Yes, yes, I know what she left out. But there is no sense in one kicking oneself - there are plenty of other people who will do it.

5 years after the Orange Revolution, one thing is certain - this is far different from the political dialogue that was occurring 5 years ago, when Yanuk and his wife were calling the Orange people "narcomaniacs, beasts, cattle" - and worse.

And it was clear that Yanuk was going to simply perpetuate Kuchmism, with no freedom of speech, no freedom of thought, no democracy, and machine politics ruled by a Party of Regions oligarch trampling over the populace, and raping, robbing and pillaging, with corruption and bribery for the benefit of oligarchs.

Oh, wait - that's still occurring.

Except that the rhetoric today does not include, for example, sovok films by the likes of Vitrenko, the Konotop witch, who played sovok era war films as part of her campaign for president, about how the great sovok union defeated fascists.

The rhetoric today is far more detailed in the corruption and systemic faults that must be eliminated - for the benefit of the populace.

Linguista, the difference between Tymo and Yanukovych - well, it's the difference between bowing to the people (as Tymo did during her speech) and beating them up, literally and figuratively, with a sovok-style political machine.

Example - recently, on the Savik Shuster show, there was a segment where 3 businessmen appeared, talking about the potential impact of raising the minimum wage on small businesses.

Nestor Shufrych, a horrid, putrid punk from the Party of Regions, was one of the guests in the TV studio.

He promptly launched into a vicious attack on 3 citizens of Ukraine.

This is the sovok brutal mentality - beat them over the head, so they'll vote for you.

In a democracy, it is unheard of for a candidate or his representative to attack the lifeblood of the country, its citizens, in order to attract votes.

Remember - Yanukovych and his thug Party of Regions were heavily involved in falsifying the last presidential elections in Ukraine - they are the spawn of Kuchma, their former chief thug.

I hope that gives you a bit of the flavor of the difference between Tymo and Yanukovych.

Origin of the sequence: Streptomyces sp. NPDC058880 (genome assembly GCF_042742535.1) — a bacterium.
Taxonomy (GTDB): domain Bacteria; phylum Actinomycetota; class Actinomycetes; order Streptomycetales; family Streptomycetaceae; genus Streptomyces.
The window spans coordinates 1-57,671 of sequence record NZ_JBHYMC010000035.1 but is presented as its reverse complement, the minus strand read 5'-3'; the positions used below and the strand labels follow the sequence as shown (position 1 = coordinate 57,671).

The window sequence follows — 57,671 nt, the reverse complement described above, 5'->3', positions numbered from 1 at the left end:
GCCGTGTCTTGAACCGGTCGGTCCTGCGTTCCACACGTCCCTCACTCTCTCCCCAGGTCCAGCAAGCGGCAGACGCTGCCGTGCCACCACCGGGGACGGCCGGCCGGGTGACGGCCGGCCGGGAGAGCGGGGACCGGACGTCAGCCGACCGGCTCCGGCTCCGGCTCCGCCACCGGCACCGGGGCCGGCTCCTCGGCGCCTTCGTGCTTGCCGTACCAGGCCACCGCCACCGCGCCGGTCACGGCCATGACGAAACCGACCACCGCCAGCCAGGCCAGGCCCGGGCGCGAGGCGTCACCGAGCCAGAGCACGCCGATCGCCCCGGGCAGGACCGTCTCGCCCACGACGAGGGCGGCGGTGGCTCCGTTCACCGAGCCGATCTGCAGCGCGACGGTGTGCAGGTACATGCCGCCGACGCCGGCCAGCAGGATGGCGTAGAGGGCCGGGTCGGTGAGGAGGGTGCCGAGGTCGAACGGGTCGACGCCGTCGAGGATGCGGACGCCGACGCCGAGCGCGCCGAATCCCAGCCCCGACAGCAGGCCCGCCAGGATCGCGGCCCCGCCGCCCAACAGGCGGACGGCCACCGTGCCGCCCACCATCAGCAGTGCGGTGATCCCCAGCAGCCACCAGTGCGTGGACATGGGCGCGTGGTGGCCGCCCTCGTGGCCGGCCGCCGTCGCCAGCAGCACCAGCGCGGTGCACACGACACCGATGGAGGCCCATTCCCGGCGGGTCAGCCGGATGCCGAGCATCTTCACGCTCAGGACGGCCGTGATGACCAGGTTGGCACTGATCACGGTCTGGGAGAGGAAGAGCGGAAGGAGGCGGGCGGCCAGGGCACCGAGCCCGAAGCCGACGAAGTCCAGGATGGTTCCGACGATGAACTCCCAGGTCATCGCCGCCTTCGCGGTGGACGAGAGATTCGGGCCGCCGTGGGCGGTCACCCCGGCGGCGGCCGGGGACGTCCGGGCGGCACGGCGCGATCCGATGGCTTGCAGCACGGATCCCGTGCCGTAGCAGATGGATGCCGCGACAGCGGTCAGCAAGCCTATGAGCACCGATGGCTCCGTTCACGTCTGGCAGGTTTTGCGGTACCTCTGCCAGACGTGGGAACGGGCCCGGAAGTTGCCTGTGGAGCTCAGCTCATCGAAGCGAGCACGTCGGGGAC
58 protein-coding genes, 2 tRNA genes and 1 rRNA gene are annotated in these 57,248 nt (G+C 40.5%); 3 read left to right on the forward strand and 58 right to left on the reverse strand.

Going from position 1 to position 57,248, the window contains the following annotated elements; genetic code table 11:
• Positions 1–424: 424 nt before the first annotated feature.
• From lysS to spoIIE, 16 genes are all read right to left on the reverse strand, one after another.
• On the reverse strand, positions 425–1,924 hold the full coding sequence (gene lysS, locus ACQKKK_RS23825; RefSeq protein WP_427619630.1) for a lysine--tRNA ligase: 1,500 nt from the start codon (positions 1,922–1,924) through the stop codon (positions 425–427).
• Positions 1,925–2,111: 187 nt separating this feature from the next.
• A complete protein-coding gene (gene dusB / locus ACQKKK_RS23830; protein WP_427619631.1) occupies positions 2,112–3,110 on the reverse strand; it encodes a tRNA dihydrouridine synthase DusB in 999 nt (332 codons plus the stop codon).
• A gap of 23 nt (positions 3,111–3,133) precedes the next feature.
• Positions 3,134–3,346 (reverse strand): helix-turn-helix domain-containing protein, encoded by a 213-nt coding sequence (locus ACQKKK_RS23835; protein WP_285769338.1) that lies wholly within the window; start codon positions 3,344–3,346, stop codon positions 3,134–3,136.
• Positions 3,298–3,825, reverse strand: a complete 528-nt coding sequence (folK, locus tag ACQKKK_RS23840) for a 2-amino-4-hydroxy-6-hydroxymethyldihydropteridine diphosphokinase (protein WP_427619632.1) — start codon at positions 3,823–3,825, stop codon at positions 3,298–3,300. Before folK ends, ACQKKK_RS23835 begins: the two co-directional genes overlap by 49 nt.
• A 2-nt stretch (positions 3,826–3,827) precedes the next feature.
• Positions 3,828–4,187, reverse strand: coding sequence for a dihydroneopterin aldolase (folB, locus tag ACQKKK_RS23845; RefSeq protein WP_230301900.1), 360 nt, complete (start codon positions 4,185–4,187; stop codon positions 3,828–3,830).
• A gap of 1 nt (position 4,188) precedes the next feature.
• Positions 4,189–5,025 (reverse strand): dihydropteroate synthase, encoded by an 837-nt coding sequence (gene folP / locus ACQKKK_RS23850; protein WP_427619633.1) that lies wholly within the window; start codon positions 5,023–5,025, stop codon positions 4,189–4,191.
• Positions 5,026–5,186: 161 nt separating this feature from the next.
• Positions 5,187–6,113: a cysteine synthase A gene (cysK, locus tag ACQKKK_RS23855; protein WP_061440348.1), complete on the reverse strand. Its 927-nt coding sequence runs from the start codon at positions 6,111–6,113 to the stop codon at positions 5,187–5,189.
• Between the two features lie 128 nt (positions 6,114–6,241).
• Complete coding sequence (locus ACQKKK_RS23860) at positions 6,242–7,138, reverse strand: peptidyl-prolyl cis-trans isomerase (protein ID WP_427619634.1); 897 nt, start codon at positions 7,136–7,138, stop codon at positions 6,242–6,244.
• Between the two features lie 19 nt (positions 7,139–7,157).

By no means am I saying that Tymo and her bloc are pure - they're not.

It's the difference between sovok mafia (Yanukovych and his Party of Regions), and people who will at least half-try to implement true democracy.

Except that today,

Taras said...


Louis XVI would be proud of Tymoshenko. That’s exactly my point! She treats herself like a queen and Ukraine like her kingdom.


If AKPD writes her speeches, we’re probably dealing with a number of assumptions:

1. That everybody speaks English in Ukraine;
2. That everybody knows Martin Luther King.

Yanukovych’s speeches and slogans, obviously written by his Washington spin doctors, reek of translationese and Americanisms.

The recent Party of Regions convention became a parody of the Republican National Convention.

As for Tymoshenko being the Ukrainian Eva Peron, I made the comparison in my first blog post, which reads more like a long-winded essay.

You’re well-versed in Volapuk! Thank you for your warm words of encouragement:)!


Good point! Democracy starts at the bottom and goes all the way up. When the top oppresses the bottom, the bottom shakes the top off.


She mentioned Martin Luther King toward the end of her speech. Nice speech, but not much substance.

By the way, before the rally began, BYuT staffers had beaten up a group of anti-Tymoshenko protesters rallying nearby. So I guess, to some degree, it cuts both ways — given the Kuchma people in her camp and her own authoritarian streak. I agree that she may be the lesser evil, but she needs to prove it with actions, not words.

I believe her voters stand for a better Ukraine than that which would have transpired had Yanukovych won in 2004.

Ropi said...

It was Louis XIV. Did I say Louis XVI? I hope not. OK? I am releaved I was correct. I asked just for being precise and correct.

Taras said...

Sorry, I misspelled the Latin number.

It was Louis XIV, not Louis XVI, who said "L'État, c'est Moi." ("I am the State.")

His successor, Louis XV, said something very similar/sequential: “Après moi, le déluge.” (“After me, the deluge.")

Ropi said...

Lous XV said: The system will endure as long as I live and after me the deluge comes. Or something very similar.

Anonymous said...

I know this comment is a little late, but I having been reading around your site (which is very interesting, btw) and came across this post.

I have one question: why did you not stay for the concert? ;) From what I have seen many famous artists (Oleksandr Ponomariov, Potap and Nastya, Ani Lorak, etc.) were there!

I would love for these artists to come to North America!

Taras said...

Well, I like Western music more.

How about we swap artists:)?